Konrad Mizzi has declined to say whether or not he was questioned by police about his ties to the Electrogas consortium.

The former minister was appearing before parliament's Public Accounts Committee, which is probing the consortium's power station deal.

Asked by PN MPs Darren Carabott and David Agius if had ever been questioned by the police about the deal, Mizzi refused to answer. 

When pressed on whether he was questioned by police or not he simply said “I have nothing to add”.

The PAC is questioning witnesses as it assesses the findings of a major probe by the National Audit Office into the power station deal. 

Mizzi, who was energy minister at the time, had spearheaded that deal. 

No discussions with Fenech regarding Electrogas

During the two-hour PAC meeting, Mizzi was also asked if he ever spoke to Yorgen Fenech - who is charged with being the mastermind behind the assassination of journalist Daphne Caruana Galiza – on any matters related to Electrogas deal. 

He denied that he had any discussions with Fenech and that “he did not remember” any conversations since the deal took place 10 years ago. 

Fenech is a shareholder in the Electrogas consortium. Caruana Galizia was digging into its power station deal when she was assassinated in 2017. 

PAC meeting on Tuesday. Photo: Matthew MirabelliPAC meeting on Tuesday. Photo: Matthew Mirabelli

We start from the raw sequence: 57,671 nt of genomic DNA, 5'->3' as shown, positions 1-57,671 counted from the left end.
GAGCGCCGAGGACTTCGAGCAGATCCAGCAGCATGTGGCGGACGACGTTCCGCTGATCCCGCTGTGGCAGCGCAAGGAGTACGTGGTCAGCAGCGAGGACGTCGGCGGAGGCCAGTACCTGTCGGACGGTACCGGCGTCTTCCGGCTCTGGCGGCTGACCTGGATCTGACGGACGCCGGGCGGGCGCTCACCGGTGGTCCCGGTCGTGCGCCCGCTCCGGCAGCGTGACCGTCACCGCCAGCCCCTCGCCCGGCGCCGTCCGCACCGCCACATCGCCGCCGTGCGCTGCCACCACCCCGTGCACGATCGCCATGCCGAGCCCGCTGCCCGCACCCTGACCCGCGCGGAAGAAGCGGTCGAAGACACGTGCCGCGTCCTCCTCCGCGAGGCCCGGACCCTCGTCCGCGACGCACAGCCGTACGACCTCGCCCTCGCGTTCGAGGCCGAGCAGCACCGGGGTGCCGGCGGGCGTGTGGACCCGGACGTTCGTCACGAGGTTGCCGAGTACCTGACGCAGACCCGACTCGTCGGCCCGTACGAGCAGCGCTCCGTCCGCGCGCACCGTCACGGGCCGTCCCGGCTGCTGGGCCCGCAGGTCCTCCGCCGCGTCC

Carabott noted that Times of Malta had reported that confidential documents concerning major projects under Mizzi’s ministerial control were leaked to Fenech.

When asked if Mizzi was messaging Fenech telling him to "delete his Whatsapp" messages on Electrogas, Mizzi replied by saying the question had nothing to do with the power station deal, and refused to answer. 

He said he did not remember if Fenech had spoken about the liquidated damages on the project and that he only knew that Fenech was the CEO of Tumas Group at the time.

Mizzi also said he was not aware that Fenech was one of the owners of Electrogas shareholders New Energy Supply Limited. 

"When Yorgen spoke to me on technical matters, I would refer him to the negotiating team," he said.

Mizzi brushed off any questions regarding responsibility for decision-making for the project, as he continued to state that Enemalta is a ‘legal entity’ that took decisions independently. 

Throughout the meeting he praised the project twice, stating how the project saved the government up to €380 million. 

“From my end, I made it very clear, there were no wrongdoings in the process,” he said.

“I was a policy maker and I am proud of this project, a project where €380 million have been saved, and through this project, we have seen the economy grow and see the country move forward.” 

When asked if he ever travelled to Azerbaijan or Dubai during his tenure regarding the Electrogas project, he said no. 

When asked if he travelled during his tenure for anything related to the Electrogas project, he said he did not recall, but remembered having meetings with lawyers and banks. He did not, however, remember where those meetings took place. 

Asked about former finance minister Edward Scicluna's remark that there was 'kitchen cabinet' that pulled the strings in the Joseph Muscat government, Mizzi said all decisions concerning the power station had been agreed upon by all government ministers. 

When asked if there was a rush in the bidding process, Mizzi denied this also.

The next PAC meeting will take place on Tuesday 31 January, with former Nexia BT accountant Karl Cini expected to testify. 

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